The Case Against Bryan Kohberger: Evidence Includes DNA, Witness, 100 Items, But No Murder Weapon

Bryan Kohberger evidence

Bryan Kohberger has been preparing his defense for an upcoming preliminary hearing in June, while prosecutors work to build their case against the PhD students accused of murdering Madison Mogen, Kaylee Goncalves, Xana Kernodle and Ethan Chapin.

Bryan Kohberger touched down in Idaho two months ago and reported to the Latah County Detention Center.

Since that time he has been preparing his defense for an upcoming preliminary hearing in June, while prosecutors work to build their case against the PhD students accused of murdering four University of Idaho students Madison Mogen, 21; Kaylee Goncalves, 21; Xana Kernodle, 20; and Ethan Chapin, 20,

There have been strict nondissemination orders in place since police first took Kohberger into custody, and while a handful of documents have been unsealed, many leave people with just as many questions as answers.

Here is a look at some of those unsealed documents and what they say about the case against Bryan Kohberger.


Cpl. Brett Payne is one of the officers from the Moscow Police Department who responded to the murder scene on Nov. 13, 2022.

His affidavit still informs most of the information the public knows about this case, and detailed how authorities were able to secure an arrest warrant. 

   LATENT PRINT- Investigators examining the crime scene uncovered a latent shoe print outside one of the victim's bedroom doors with a diamond-shaped pattern, similar to a “Vans-type shoe sole.”

   EYEWITNESS- On the night of the murders, one of the surviving roommates saw a man exiting their home around the same time investigators believe the four victims were stabbed to death. That roommate did not identify Kohberger by name but did provide a crucial piece of information when she said that the man was 5 feet, 10 inches "or taller, male, not very muscular, but athletically built with bushy eyebrows."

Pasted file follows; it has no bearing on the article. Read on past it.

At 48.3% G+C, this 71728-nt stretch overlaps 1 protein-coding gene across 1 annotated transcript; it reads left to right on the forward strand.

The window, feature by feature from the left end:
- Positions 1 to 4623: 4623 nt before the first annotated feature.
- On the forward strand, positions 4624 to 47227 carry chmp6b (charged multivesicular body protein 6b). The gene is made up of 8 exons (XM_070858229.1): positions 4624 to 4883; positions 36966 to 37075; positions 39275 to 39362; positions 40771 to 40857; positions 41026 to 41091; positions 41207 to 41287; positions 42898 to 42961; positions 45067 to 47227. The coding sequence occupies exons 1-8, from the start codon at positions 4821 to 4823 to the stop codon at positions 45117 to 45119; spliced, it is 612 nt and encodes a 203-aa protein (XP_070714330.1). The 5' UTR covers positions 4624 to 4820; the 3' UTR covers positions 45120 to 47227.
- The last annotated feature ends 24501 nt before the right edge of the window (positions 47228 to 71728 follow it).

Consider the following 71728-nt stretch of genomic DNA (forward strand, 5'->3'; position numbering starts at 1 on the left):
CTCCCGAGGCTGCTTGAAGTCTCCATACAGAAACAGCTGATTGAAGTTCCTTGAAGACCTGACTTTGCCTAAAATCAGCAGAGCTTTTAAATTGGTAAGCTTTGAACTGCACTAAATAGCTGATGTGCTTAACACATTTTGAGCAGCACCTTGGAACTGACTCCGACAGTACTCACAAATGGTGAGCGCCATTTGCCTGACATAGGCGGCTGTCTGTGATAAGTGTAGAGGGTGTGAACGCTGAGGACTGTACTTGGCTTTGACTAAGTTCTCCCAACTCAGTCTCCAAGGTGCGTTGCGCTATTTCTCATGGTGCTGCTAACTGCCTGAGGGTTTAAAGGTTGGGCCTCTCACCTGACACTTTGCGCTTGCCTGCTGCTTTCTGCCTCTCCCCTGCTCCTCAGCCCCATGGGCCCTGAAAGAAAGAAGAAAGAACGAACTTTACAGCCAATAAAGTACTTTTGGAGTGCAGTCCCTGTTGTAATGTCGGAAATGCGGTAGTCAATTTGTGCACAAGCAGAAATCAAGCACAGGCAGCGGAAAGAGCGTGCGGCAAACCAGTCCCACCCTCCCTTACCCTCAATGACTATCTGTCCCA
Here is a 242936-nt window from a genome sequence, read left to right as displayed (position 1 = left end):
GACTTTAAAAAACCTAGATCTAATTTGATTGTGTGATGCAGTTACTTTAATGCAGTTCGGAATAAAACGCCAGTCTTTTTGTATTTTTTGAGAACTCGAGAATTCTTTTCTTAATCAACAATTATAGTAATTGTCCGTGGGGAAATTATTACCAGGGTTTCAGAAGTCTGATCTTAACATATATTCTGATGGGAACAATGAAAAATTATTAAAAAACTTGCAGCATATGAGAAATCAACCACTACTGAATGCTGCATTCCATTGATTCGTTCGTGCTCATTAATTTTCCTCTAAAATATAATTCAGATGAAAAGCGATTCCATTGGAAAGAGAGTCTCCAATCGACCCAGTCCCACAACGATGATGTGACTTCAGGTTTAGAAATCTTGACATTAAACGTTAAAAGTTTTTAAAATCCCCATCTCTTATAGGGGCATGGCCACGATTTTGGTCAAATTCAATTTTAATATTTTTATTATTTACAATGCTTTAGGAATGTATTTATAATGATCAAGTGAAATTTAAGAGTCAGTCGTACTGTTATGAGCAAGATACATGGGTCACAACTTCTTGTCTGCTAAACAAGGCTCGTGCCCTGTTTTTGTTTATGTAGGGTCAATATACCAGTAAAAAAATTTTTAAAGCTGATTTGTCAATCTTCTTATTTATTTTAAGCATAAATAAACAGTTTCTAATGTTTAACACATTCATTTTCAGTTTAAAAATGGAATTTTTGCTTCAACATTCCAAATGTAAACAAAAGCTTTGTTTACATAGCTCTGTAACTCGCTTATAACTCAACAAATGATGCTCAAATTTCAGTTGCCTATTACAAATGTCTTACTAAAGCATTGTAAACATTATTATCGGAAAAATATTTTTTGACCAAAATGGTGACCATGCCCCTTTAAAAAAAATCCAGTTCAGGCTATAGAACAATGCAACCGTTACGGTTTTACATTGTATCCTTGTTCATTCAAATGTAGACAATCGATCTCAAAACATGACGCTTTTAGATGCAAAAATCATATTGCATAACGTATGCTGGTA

SURVEILANCE FOOTAGE- A review of video footage from local residents and businesses showed a white Hyundai Elantra in the area on the night of the murders. "A review of footage from multiple videos obtained from the King Road Neighborhood showed multiple sightings of Suspect Vehicle I starting at 3:29 a.m. and ending at 4:20 a.m.," reads the affidavit. "These sightings show Suspect Vehicle I makes an initial three passes by the 1122 King Road residence and then leave via Walenta Drive."

   CELL PHONE RECORDS- Investigators narrowed down the suspect list with the physical description provided by the eyewitness and the make of the car captured on video cameras, and by the end of November had begun to investigate Kohberger. Moscow Police, working with the FBI, requested cell records for Kohberger, which revealed he had been in the vicinity of the victims' home multiple times prior to the murders. "I was able to determine estimated locations for [Kohberger's cell phone] from June 2022 to present, the time period authorized by the court," reads the affidavit. "The records for the [Kohberger's cell] show the [phone] utilizing cellular resources that provide coverage to the area of [the victims' home] on at least twelve occasions prior to November 13, 2022."

   ALLEGED MURDER WEAPON HOLDER- Investigators discovered early on that there had been a knife sheath left at the scene of the crime, but no sign of a murder weapon. 

   DNA- Payne says that officers sent that knife sheath in for testing, and the "Idaho state lab later located a single source of male DNA (suspect Profile) left on the button snap of the knife sheath." Then, law enforcement officials in Pennsylvania pulled trash from outside the home of Kohberger's parents to test that DNA to the single source found in the sheath. The DNA found in Idaho matched the DNA pulled in Pennsylvania, officials said, allowing police to secure an arrest warrant for Kohberger.


Sgt. Dustin Baker is a peace officer with the Moscow Police Department who responded to the murder scene on Nov. 13.

His affidavit is nearly identical to that of Cpl, Payne, but detailed how authorities were able to secure search warrants for Kohberger's dorm and office. The evidence police obtained during those searches included: 

  • Nitrite types black glove
  • Walmart receipt with one Dickies tag
  • Marshalls Receipts
  • Dust Container From Bissell Power Force vacuum
  • 8 possible hair strands